What other products are on the market? How is yours better? What do your prospects want most? How can you tailor your benefits to what they want? What did the reviewers say?
Sometimes you’ll even discover the perfect headline buried deep inside your research, such as the comment someone made when they tried the product and got spectacular results.
2: Talk to your market. Who is it that you’re targeting with your product? These are the people to talk to. If you don’t fully understand the relationship between your product, your customers and how it improves their lives, then find out. Ask for their experiences and listen carefully for emotions and key phrases that convey both how they felt about the problem and how the product has changed things for them.
Are you just launching and don’t yet have customers? You can still ask about their problem and what it will be like for them when they have the solution. Even going to Amazon and reading the reviews that people leave for products similar to yours can be super helpful. Look for the experiences others can relate to, the ones where someone is talking about how tough it was to have the problem, and how frustrating it is that the product didn’t solve the problem or how their life has changed since it did solve it.
3: Test headlines. Always have several headlines to test, because the one you are certain will be the winner is probably going to be the loser. It’s just a fact that even the most seasoned copywriters often can’t predict which headline will hit it out of the ballpark.
Try not to get attached to a headline prior to testing, either. Give each one a fair test and let the numbers speak for themselves. I’ve seen marketers fall in love with a headline and lose a great deal of sales because they took too long to test others.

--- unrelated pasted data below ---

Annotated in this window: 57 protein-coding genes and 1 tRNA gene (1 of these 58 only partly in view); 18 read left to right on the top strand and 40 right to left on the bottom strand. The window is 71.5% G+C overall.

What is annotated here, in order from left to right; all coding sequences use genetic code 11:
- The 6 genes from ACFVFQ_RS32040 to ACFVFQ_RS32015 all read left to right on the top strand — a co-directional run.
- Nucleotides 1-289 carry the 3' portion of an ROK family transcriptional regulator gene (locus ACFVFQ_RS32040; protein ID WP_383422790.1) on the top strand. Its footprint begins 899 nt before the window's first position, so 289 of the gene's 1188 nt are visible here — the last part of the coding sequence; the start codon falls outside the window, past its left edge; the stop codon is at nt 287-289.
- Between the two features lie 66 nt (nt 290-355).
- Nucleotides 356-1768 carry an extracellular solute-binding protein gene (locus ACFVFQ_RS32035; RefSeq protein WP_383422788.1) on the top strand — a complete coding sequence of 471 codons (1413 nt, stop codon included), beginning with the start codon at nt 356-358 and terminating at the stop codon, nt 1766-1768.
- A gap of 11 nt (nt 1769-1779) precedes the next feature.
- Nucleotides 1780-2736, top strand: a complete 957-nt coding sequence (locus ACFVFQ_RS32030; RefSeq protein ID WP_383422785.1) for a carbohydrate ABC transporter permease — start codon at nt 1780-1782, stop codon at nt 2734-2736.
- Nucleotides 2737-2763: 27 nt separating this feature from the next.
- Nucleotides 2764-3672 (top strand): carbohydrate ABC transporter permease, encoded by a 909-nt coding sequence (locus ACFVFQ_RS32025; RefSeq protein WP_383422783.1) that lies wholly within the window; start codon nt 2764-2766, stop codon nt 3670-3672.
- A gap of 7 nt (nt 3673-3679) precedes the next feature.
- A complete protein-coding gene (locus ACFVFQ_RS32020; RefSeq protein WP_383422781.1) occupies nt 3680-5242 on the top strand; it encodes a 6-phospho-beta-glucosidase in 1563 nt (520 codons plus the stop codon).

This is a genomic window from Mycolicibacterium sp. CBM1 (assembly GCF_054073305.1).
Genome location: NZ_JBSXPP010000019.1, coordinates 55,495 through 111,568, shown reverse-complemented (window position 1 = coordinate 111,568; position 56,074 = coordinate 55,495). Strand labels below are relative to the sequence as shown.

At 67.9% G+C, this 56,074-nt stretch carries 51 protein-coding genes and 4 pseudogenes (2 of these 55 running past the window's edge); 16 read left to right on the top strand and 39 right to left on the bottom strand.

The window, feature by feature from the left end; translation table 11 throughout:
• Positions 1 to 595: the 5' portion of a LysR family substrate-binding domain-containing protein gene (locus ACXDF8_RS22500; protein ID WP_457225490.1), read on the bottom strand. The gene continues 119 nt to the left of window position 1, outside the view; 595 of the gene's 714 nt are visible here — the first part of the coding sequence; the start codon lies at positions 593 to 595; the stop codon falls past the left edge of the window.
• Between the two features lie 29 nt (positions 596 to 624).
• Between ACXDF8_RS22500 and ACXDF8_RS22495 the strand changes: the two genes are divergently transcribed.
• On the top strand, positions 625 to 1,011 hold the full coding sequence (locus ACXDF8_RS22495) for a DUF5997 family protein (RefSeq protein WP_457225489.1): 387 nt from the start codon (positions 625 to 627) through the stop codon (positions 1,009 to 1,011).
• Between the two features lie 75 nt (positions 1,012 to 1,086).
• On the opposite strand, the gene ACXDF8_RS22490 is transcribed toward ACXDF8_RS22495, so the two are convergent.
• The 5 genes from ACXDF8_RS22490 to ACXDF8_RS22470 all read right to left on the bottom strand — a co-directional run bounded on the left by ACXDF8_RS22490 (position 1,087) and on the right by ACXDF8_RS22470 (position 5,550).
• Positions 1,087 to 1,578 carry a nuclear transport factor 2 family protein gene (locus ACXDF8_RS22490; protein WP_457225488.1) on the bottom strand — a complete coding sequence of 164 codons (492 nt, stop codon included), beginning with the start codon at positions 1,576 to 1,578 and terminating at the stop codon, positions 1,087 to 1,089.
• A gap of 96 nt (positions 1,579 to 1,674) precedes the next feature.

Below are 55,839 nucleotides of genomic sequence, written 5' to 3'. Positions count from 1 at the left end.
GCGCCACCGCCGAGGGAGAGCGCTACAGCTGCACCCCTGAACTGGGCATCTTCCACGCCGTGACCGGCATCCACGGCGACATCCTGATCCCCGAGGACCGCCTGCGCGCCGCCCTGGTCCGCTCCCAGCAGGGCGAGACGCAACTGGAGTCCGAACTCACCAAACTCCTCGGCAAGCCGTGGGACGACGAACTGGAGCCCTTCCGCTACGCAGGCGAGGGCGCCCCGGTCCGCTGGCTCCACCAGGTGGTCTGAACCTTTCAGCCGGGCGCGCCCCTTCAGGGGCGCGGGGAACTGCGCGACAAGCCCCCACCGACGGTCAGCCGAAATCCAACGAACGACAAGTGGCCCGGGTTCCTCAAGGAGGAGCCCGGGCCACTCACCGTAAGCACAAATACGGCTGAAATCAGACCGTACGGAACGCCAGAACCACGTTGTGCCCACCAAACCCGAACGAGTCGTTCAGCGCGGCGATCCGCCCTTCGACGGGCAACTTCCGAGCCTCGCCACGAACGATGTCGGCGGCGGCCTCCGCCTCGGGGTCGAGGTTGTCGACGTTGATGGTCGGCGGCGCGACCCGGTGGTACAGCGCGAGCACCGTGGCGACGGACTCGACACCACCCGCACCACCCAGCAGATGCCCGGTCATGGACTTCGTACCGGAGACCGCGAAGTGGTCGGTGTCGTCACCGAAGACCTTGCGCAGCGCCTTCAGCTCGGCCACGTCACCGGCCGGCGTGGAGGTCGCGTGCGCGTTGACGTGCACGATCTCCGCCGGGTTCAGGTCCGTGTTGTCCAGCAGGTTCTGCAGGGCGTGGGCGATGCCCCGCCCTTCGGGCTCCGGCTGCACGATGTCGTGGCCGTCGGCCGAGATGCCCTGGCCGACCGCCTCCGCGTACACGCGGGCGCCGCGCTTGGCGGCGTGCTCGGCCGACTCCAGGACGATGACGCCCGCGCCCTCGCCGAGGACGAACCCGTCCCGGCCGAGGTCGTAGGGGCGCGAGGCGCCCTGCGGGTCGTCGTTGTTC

4: Use mini-headlines. Those little headlines that break up copy also work like Australian Cattle dogs to herd sheep. When your reader starts to stray, your mini-headline will bring them back into the fold because it’s going to create intrigue, give benefits or simply raise so much curiosity that they MUST read what comes next.
Imagine someone is skimming your sales copy and all they are reading are the mini-headlines. Do they tell a story on their own? Do they create curiosity while also conveying benefits? Would you be drawn into the copy and perhaps even want to buy the product just from reading the mini-headlines? If not, you might want to work on those.
5: Use lots of bullet points. I’ve seen a lot of marketers who seem to think you’re supposed to have one section of bullet points and that’s it. But I’ve also noticed that some of the highest converting sales letters have 2, 3, 4 and even 5 separate sections of bullet points.
Bullets make reading easy. In fact, some of your prospects will read the headline, the bullet points and then maybe the guarantee before making up their minds if they want to go further. To create a bullet point, first write a mini headline and then add a sentence that supports the headline and adds a benefit.
The #1 Stealth Method of Persuasion (This is the exact covert method the US government used to turn die-hard Russian spies into secret double agents – use this method to get what you want every time.)
6: Add sidebars and boxes. Break up your copy with sidebars and boxes that highlight benefits, showcase testimonials and quote experts. This breaks up your copy, makes the entire letter look interesting and keeps the reader reading.
7: Use an experienced graphic artist. Ideally your designer has experience formatting sales copy within your niche. Take a look at the work they’ve done and see if their style will work for what you have in mind. Jot down ideas and suggestions of your own and then listen to your designer’s ideas, too.
Remember that good copy with great design can sometimes out-convert great copy with lousy design. The look of your page can be just as important as what your page says. If you don’t believe it, think of the last time you arrived at a sales page and clicked away because of what you saw and not what you read. First impressions are made so fast that the reader has often formed an opinion before they’ve even read your headline.